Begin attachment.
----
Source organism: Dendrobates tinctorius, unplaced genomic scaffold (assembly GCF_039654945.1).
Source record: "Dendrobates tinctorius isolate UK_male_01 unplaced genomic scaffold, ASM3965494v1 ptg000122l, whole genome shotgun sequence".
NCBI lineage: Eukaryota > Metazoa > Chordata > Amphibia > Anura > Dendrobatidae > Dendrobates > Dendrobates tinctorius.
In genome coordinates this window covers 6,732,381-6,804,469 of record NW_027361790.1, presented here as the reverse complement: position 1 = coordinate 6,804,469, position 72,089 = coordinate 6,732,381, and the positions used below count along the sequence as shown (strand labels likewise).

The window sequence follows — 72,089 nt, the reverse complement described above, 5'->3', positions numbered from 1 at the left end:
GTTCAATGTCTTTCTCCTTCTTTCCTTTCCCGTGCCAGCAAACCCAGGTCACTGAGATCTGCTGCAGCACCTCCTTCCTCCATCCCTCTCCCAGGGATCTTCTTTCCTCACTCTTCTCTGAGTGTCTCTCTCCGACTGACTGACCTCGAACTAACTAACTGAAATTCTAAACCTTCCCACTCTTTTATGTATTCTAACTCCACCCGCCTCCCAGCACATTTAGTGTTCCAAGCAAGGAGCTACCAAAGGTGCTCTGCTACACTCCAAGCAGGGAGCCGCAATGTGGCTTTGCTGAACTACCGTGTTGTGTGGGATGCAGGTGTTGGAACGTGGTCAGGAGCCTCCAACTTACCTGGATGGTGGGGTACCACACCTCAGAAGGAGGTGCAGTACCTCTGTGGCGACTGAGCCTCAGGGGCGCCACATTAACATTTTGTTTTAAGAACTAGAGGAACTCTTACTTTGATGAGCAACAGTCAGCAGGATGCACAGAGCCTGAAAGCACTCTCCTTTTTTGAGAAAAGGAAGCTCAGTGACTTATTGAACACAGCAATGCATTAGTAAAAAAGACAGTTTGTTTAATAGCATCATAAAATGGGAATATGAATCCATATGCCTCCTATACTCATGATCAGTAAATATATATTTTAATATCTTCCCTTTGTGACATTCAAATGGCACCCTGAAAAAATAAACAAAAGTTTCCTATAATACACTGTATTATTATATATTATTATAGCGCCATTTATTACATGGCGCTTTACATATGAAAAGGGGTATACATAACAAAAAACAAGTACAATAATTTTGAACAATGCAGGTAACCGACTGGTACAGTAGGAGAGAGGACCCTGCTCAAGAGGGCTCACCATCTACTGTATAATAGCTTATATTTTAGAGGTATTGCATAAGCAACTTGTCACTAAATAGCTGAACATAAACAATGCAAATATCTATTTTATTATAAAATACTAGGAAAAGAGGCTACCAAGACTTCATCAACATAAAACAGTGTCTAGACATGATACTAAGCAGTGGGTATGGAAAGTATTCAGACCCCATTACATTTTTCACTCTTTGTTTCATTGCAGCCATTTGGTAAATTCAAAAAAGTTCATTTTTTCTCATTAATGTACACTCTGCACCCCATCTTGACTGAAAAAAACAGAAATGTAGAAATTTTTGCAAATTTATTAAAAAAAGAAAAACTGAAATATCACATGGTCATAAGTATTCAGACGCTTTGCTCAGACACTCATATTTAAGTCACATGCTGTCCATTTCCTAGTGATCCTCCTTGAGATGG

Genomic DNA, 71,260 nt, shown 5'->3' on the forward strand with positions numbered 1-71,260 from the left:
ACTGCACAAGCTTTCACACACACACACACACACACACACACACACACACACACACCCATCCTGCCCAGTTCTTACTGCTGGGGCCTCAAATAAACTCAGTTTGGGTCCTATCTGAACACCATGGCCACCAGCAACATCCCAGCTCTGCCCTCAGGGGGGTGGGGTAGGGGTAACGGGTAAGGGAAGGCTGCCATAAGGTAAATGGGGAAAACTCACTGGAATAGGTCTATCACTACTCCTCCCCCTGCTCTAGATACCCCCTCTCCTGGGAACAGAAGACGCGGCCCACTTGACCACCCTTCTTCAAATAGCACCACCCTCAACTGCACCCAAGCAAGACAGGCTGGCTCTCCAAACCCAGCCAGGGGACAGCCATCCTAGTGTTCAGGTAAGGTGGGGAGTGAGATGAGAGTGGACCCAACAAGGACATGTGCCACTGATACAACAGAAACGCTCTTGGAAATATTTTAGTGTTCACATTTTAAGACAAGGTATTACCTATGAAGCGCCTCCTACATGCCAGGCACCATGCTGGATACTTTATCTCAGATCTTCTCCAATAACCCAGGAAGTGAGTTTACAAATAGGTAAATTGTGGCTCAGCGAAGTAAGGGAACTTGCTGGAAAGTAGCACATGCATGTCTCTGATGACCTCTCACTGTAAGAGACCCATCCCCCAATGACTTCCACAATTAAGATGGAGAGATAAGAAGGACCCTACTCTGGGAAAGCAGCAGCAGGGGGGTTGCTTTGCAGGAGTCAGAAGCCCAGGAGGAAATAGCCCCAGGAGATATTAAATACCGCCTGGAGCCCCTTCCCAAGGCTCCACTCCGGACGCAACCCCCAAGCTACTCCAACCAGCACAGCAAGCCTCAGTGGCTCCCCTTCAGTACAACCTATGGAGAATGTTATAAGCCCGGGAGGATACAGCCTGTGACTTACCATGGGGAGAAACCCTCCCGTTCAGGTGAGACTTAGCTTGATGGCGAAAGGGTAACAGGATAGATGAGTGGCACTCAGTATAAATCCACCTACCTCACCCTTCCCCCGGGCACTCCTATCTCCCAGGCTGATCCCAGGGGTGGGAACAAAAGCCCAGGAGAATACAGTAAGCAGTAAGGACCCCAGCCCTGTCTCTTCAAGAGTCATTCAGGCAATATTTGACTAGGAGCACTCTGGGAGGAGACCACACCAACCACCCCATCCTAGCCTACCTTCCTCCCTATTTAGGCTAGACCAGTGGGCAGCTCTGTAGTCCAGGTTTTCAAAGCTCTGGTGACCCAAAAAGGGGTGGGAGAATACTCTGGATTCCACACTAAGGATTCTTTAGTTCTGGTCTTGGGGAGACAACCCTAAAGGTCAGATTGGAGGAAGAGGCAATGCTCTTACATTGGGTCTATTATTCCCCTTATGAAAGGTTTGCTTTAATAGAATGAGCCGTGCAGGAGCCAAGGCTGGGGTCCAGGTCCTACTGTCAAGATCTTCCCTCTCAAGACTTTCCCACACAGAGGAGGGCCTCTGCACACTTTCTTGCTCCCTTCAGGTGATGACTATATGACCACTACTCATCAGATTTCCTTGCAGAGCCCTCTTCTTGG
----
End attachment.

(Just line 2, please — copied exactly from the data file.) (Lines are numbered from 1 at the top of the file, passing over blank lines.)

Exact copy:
Source record: "Dendrobates tinctorius isolate UK_male_01 unplaced genomic scaffold, ASM3965494v1 ptg000122l, whole genome shotgun sequence".